For small businesses, especially with the rise of alternative lending platforms, there are a myriad of options for financing, each type of loan product incorporating its own underwriting and risk management process for lenders.
The merchant cash advance (MCA) is just one category of SME financing but one which, according to investment bank Bryant Park Capital, includes some crucial differences than its other SME financing cousins.
MCAs are not considered to be loans among regulators and, therefore, are not subject to the same legislation that governs other kinds of small business financing products.
But the market for this short-term financing tool is shifting, according to a new report on the MCA market published by Bryant Park Capital this month. As regulation evolves to adapt to an influx of SME lending products and technologies, the bank said authorities could change the way the merchant cash advance is overseen.
And as the volume of MCAs increases, players in this industry are diversifying their offerings for small businesses in need of capital. The typical merchant cash advance — which can land quick cash in a small business bank account, usually for immediate purchases, like equipment or operational costs — may soon be seeing some changes in the U.S. market, Bryant Park Capital said.
A Burgeoning Market
The bank released its first-ever “Merchant Cash Advance/Small Business Financing Industry Report” earlier this month in an effort to gauge the growth of MCAs.
According to the research, the volume of merchant cash advances provided to U.S. SMEs has steadily increased over the last couple years, projected to reach $15.3 billion in 2017, up from an estimated $8.6 billion in 2014.
[bctt tweet=”The volume of merchant cash advances has steadily increased.”]
This growth, like many alternative financing products, can largely be attributed to economic changes in the country, according to BPC CEO and Managing Partner Joel Magerman.
“Given the tectonic structural shifts in the space, with the traditional large banks retreating from small business lending, merchant cash advance companies and other small business lenders have stepped into this void making capital to small businesses available at great speed and efficiency, albeit at a higher cost of capital, enabling them to do so profitably,” he explained in a statement.
The MCA’s appeal to SMEs can be attributed to several factors. According to BPC, the approval rate for this financing option stands at nearly 50 percent. Funding can land in a business’ bank account within just a few days.
The industry has also developed unique credit underwriting and collections technologies, the report noted. Small businesses can typically repay their MCA via ACH transfers from their bank accounts or repay via a portion of their credit card sales on a periodic basis.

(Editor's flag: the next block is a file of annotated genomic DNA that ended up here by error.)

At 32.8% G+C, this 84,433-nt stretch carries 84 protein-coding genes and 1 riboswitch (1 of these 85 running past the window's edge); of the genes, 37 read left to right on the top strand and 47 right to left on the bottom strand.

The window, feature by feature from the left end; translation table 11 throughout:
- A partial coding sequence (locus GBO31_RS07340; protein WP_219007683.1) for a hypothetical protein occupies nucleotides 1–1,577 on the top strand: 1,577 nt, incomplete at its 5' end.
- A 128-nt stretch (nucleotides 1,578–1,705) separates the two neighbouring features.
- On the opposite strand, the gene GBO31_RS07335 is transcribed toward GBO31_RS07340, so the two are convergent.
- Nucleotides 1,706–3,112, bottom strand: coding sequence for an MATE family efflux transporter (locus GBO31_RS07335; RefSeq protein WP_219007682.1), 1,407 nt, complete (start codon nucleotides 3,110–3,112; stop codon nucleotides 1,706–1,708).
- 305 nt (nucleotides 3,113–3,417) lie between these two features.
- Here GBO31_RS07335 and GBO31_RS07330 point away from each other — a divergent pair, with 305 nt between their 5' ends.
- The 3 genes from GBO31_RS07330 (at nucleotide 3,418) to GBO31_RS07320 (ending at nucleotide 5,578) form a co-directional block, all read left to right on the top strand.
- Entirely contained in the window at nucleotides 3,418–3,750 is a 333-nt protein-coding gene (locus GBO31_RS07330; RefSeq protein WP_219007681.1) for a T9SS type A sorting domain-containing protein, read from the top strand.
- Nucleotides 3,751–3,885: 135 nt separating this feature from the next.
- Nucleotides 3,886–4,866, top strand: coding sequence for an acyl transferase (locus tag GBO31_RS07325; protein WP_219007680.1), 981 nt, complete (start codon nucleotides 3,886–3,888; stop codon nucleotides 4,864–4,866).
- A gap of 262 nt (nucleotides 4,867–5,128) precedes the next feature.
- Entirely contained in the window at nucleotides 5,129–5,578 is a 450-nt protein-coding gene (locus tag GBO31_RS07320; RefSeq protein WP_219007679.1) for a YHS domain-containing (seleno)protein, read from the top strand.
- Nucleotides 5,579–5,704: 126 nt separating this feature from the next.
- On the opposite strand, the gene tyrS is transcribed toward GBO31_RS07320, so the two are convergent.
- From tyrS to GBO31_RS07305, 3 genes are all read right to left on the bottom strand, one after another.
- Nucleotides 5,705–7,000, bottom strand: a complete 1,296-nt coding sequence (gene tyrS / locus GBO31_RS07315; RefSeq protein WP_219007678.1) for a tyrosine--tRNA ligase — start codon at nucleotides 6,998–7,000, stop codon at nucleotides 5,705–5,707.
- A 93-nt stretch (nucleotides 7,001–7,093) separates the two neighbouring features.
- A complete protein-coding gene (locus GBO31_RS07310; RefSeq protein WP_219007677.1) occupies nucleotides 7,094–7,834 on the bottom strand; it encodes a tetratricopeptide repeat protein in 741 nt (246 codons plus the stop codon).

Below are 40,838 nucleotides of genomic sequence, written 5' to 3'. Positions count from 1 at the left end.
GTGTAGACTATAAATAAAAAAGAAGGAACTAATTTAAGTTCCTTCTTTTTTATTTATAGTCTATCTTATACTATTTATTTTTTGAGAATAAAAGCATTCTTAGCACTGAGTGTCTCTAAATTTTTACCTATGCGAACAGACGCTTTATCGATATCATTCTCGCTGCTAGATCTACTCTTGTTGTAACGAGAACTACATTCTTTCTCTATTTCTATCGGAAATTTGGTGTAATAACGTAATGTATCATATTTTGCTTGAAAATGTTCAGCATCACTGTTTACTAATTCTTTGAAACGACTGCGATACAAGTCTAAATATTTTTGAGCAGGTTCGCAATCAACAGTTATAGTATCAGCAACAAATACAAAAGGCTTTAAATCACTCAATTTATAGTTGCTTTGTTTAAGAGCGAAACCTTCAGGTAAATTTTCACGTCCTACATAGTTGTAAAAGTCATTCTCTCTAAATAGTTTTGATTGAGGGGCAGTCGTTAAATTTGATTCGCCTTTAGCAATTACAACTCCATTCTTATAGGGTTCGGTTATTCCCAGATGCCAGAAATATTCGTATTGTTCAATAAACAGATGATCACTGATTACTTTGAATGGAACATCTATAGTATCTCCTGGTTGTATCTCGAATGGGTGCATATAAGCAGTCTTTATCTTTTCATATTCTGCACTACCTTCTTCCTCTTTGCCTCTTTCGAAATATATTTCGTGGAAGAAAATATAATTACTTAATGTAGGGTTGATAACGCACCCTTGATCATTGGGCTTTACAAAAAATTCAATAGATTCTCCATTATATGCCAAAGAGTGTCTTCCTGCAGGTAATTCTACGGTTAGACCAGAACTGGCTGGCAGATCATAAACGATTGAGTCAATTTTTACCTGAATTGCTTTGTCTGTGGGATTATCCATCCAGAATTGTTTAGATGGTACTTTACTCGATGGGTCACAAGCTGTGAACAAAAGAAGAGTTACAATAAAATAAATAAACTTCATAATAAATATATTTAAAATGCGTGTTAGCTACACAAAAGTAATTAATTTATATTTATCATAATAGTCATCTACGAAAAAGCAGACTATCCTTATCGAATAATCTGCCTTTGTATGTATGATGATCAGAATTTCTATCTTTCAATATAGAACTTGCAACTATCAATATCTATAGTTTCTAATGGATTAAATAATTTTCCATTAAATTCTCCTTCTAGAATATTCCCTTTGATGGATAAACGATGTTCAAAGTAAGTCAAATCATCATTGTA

Implications Of A Shifting Market
According to BPC, the MCA is largely believed to have emerged in the market soon after the rise in credit card use; CAN Capital, formerly AdvanceMe, is often considered to be the first merchant cash advance provider, having launched in 1998.
Over nearly two decades, MCAs, which initially resembled small business loans and included loan-like documentation that required borrowers to provide personal guarantees, have shifted away from characteristics of other loan products, the report said.
But according to some analysts, the MCA industry cannot escape the threat of regulation that hits other loan products.
BPC pointed to legislation, like Dodd-Frank and Basel III, that actually led to a decline in traditional bank lending to SMEs and helped the MCA industry rise up. However, the report found, the merchant cash advance market remains relatively young, and legislation may force the industry to take new directions in the coming years.
An influx of market competition has also begun to mold the MCA sector. Players like Square and PayPal, which are now offering their own financing services, mean squeezed margins.
Plus, while MCA players are largely in favor of allowing SMEs to stack their financing products — that is, to take out another merchant cash advance when they are already financed by one — more than half of small businesses surveyed by BPC and deBanked in a recent report do not support stacking.
Today, Bryant Park Capital said, these market changes have largely steered MCA companies to diversify their offerings. This means offering loans, revolving lines of credit and other services, as well as shifting their strategies — offering cheaper interest rates and stricter underwriting tactics.
Still, even with these shifts, the bank found that most MCA players are expecting more than 25 percent annual growth rates. With such rapid expansion, the report concluded, 2016 will be a particularly eventful year for the merchant cash advance as competition, regulatory threats, diversification and demand all heat up.